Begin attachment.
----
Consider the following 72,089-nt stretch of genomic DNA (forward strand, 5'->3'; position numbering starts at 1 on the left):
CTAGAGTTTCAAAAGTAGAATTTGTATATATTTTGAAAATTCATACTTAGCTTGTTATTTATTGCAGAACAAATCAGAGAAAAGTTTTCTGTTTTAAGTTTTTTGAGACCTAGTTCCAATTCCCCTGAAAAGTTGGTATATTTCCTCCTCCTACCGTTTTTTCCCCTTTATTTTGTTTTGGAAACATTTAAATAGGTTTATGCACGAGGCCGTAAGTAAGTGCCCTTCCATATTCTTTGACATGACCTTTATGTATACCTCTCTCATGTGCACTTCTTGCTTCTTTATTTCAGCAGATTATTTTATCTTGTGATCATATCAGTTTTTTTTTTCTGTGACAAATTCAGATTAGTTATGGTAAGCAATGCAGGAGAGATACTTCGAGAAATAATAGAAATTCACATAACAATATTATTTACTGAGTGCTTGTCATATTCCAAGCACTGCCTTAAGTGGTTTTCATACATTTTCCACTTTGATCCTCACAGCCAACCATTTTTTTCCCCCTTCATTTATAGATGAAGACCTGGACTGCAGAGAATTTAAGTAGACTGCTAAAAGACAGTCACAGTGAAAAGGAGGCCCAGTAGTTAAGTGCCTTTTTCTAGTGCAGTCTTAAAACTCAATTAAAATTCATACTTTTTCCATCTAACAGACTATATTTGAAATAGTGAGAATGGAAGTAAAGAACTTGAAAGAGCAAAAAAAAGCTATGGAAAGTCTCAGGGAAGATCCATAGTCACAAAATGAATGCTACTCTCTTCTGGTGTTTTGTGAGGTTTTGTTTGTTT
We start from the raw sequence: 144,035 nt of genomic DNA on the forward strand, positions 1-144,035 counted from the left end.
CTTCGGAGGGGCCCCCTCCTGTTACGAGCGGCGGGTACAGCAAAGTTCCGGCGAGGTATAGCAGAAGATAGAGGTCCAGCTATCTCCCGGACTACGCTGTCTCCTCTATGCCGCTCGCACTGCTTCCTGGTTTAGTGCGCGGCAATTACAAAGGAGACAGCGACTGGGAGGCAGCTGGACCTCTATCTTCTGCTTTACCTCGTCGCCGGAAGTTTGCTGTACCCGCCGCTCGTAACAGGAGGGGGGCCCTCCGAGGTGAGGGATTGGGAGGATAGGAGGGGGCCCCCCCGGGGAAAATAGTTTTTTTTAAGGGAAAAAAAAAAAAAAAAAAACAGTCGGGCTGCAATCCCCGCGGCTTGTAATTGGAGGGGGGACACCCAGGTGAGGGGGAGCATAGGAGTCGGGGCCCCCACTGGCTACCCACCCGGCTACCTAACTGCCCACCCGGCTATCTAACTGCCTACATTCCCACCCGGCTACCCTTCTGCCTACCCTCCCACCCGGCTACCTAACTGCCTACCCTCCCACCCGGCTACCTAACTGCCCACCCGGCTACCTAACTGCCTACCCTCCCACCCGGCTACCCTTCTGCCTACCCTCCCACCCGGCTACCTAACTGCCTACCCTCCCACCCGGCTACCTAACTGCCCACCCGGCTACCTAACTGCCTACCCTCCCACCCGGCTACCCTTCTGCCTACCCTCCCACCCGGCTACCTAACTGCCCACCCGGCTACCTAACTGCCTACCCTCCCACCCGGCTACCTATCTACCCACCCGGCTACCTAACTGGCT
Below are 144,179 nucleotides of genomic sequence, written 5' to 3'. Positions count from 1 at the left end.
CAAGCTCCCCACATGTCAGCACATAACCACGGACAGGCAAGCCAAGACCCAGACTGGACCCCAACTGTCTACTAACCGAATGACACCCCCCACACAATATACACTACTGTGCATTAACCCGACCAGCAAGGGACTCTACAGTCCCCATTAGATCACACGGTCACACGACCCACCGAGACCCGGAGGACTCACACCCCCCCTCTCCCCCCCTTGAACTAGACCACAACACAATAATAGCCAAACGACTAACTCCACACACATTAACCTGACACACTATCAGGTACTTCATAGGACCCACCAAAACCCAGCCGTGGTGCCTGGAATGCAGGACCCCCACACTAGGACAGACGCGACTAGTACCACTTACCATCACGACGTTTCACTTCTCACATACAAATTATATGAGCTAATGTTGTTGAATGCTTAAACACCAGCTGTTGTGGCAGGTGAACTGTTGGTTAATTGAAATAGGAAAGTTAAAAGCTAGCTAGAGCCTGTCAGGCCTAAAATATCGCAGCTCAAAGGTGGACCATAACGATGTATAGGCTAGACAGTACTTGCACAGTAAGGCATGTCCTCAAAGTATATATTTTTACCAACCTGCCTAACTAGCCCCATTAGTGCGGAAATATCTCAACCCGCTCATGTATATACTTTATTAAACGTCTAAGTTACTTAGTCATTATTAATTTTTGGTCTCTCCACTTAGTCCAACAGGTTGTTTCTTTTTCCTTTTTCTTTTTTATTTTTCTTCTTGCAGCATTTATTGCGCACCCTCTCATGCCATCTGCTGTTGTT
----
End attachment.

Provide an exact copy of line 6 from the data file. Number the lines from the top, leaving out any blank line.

CAAGCTCCCCACATGTCAGCACATAACCACGGACAGGCAAGCCAAGACCCAGACTGGACCCCAACTGTCTACTAACCGAATGACACCCCCCACACAATATACACTACTGTGCATTAACCCGACCAGCAAGGGACTCTACAGTCCCCATTAGATCACACGGTCACACGACCCACCGAGACCCGGAGGACTCACACCCCCCCTCTCCCCCCCTTGAACTAGACCACAACACAATAATAGCCAAACGACTAACTCCACACACATTAACCTGACACACTATCAGGTACTTCATAGGACCCACCAAAACCCAGCCGTGGTGCCTGGAATGCAGGACCCCCACACTAGGACAGACGCGACTAGTACCACTTACCATCACGACGTTTCACTTCTCACATACAAATTATATGAGCTAATGTTGTTGAATGCTTAAACACCAGCTGTTGTGGCAGGTGAACTGTTGGTTAATTGAAATAGGAAAGTTAAAAGCTAGCTAGAGCCTGTCAGGCCTAAAATATCGCAGCTCAAAGGTGGACCATAACGATGTATAGGCTAGACAGTACTTGCACAGTAAGGCATGTCCTCAAAGTATATATTTTTACCAACCTGCCTAACTAGCCCCATTAGTGCGGAAATATCTCAACCCGCTCATGTATATACTTTATTAAACGTCTAAGTTACTTAGTCATTATTAATTTTTGGTCTCTCCACTTAGTCCAACAGGTTGTTTCTTTTTCCTTTTTCTTTTTTATTTTTCTTCTTGCAGCATTTATTGCGCACCCTCTCATGCCATCTGCTGTTGTT